The joy of the road trip is in the journey, and that journey is so much more fun in a campervan. With all the extra space, endless flexibility and epic scenery along the way comes the freedom to tailor your road trip to your exact specifications, and whether you like to map out your every move or make it up as you go along, the best road trips have multiple coordinates rather than one final destination. So take to the tarmac with our guide to hiring a campervan for the first time and get behind the wheel with our recommended routes around the UK below.
The Atlantic Highway (and beyond)
The Atlantic Highway is the romantic name given to a 77-mile stretch of the A39, which connects Bath to Falmouth. Start out in Porlock on the edge of Exmoor National Park (pull in at the car park at the top of Porlock Hill, one of the most stunning picnic spots with ocean views of the Bristol Channel), and head towards Land’s End – only the bit between Barnstaple and Newquay is technically the ‘Highway’ but the rest is just as deserving of its own catchy moniker as it winds through little villages and rolling English countryside. There are narrow bits and sharp bends, so your speedometer won’t creep above 50mph in most places, but it’s worth taking a go-slow approach to the south-west peninsula. Pull into postcard-pretty villages such as Tintagel and Appledore, which has its own literary festival every September; swim and stretch at Cornwall’s sandy beaches (we like Porth Beach in Newquay, where The Mermaid Inn flips the best veggie burgers and has live music); and stock up on local produce at Strawberry Fields farm shop in Lifton or gorge on seafood at Outlaw’s Fish Kitchen in Port Isaac.
Carbis Bay is a hotspot for campervan pitches, such as Lower Penderleath Farm – it’s surrounded by peaceful countryside, so light pollution is minimal and on a clear night the Milky Way comes out to play. With St Ives just a few miles away, it’s the perfect place to release your surfboard from the roof rack and get down to the water before the crowds descend – a locally roasted Yallah coffee from the kiosk on the waterfront will keep your energy up. Towards the end of your trip, stop off at Sennen Cove and finish your route on foot by walking the South West Coast Path to Land’s End. Bringing the canvas along, too? Book in at Wild Camping Cornwall, which has three exclusive pitches on Penwith’s Heritage Coast.
The Cambrian Way
Trace the contours of Wales’ dramatic landscape from the south to the north on this mountainous 300-mile route between Cardiff and Conwy, which snakes through Snowdonia National Park and the Brecon Beacons via the A470. The roads can be intense with hairpin bends and narrow sections that will have you holding your breath – we don’t recommend it for first-time campervanners – but with plenty of wide-open spaces and wilderness as well, taking your foot off the gas isn’t a hardship. Leaving the Welsh capital and driving through villages in the Rhondda Valley, keep an eye out for the area’s ‘Bracchi’ cafés, such as Servini’s in Aberdare or Ricci’s in Bargoed – founded by Italian immigrants in the late 19th and early 20th centuries, they still serve up the best ice-cream sundaes in Wales and offer a unique insight into local history.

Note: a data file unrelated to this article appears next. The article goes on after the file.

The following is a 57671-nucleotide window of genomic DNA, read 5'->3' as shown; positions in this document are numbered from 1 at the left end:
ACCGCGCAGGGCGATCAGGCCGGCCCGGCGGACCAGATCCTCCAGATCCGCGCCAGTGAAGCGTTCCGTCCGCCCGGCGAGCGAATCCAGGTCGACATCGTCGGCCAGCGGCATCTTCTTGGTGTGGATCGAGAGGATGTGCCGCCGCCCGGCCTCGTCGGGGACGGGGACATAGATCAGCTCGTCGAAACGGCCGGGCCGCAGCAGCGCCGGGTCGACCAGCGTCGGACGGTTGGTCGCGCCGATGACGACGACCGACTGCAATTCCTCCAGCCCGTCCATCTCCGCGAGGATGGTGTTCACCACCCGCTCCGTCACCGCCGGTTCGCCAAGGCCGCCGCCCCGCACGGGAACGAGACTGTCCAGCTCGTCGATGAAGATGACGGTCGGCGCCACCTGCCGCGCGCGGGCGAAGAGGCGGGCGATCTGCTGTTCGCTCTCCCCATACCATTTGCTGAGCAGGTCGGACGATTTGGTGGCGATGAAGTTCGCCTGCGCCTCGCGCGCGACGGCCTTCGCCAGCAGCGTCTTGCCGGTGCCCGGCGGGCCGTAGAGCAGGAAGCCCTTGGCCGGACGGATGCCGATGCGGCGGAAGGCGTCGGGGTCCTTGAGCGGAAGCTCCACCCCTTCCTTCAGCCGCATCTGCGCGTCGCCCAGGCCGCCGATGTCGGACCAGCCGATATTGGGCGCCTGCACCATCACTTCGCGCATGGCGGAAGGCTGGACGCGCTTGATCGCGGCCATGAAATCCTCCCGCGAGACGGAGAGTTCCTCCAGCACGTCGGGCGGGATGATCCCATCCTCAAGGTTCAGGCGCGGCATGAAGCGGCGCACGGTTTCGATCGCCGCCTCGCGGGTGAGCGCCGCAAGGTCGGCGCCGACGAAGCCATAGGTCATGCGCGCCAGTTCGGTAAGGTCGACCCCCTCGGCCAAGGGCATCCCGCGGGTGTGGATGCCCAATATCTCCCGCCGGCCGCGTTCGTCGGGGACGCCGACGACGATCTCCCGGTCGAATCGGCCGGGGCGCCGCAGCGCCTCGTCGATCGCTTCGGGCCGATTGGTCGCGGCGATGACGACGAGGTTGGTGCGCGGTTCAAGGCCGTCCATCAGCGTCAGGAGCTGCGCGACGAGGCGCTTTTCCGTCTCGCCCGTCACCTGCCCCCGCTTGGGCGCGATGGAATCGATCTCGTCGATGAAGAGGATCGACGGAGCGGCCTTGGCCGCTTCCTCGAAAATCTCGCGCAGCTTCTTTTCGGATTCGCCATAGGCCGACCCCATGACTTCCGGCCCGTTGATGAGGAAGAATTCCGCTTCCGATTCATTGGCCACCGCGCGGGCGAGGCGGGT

If you’re saving your energy for Snowdonia, explore the Brecons by horseback at Cantref Riding Centre, or go up by the narrow-gauge railway. In summer, the lavender fields near Builth Wells make for a fragrant and photogenic picnic pitstop, and Dyfi Distillery sells award-winning gin in tiny batches year-round (stash bottles for souvenirs, don’t Dyfi and drive). Pitch up in Betws-y-Coed, the best base for Snowdonia (not least for its abundance of shops selling outdoor gear), with plenty of campervan sites such as Riverside Touring Park, which is about an hour’s walk to the stunning Swallow Falls.
North Coast 500
At 516 miles, the NC500 is one of the longest routes in the UK and requires at least a week to take it all in, but divide it up if you’re short on time. Looping from Inverness, around the Highlands and back, there’s everything from fairytale castles to rugged flagstone cliff faces along the way, plus birdwatching, whale spotting, hiking, hawking, walking, whisky tasting and wild swimming to break up the journey. The Historic Scotland Explorer Pass allows access to more than 70 castles, cathedrals and heritage sites, and visiting between May and October ups your chances for good weather and attractions being open (book campsites well in advance for summer). If you’re in a larger campervan, avoid Bealach na Bà, the longest continuous ascent mountain pass in the UK. Not only is the single track incredibly steep with sharp bends, but it is often closed during winter too – take the slip road up at the A896 instead.
For an exhilarating, back-to-nature experience, the most northern section of the route is particularly magical. Catch the Northern Lights at Caithness, one of the best spots in Scotland (particularly in winter); travel east to the flagstone Whaligoe Steps, which – when they’re not swallowed by sea haar (fog) – pave the way down to a stunning harbour for picnics and cool dips; and near Culkein visit the Old Man of Stoer, an incredible sea stack of Torridonian sandstone. Ceannabeinne Beach is a beautiful spot for wild camping, while there are plenty of campsites in Durness if you need facilities, such as Sango Sands, an ideal base for visiting Smoo Cave with its gaping giant’s-mouth entrance and 80-foot underground waterfall.
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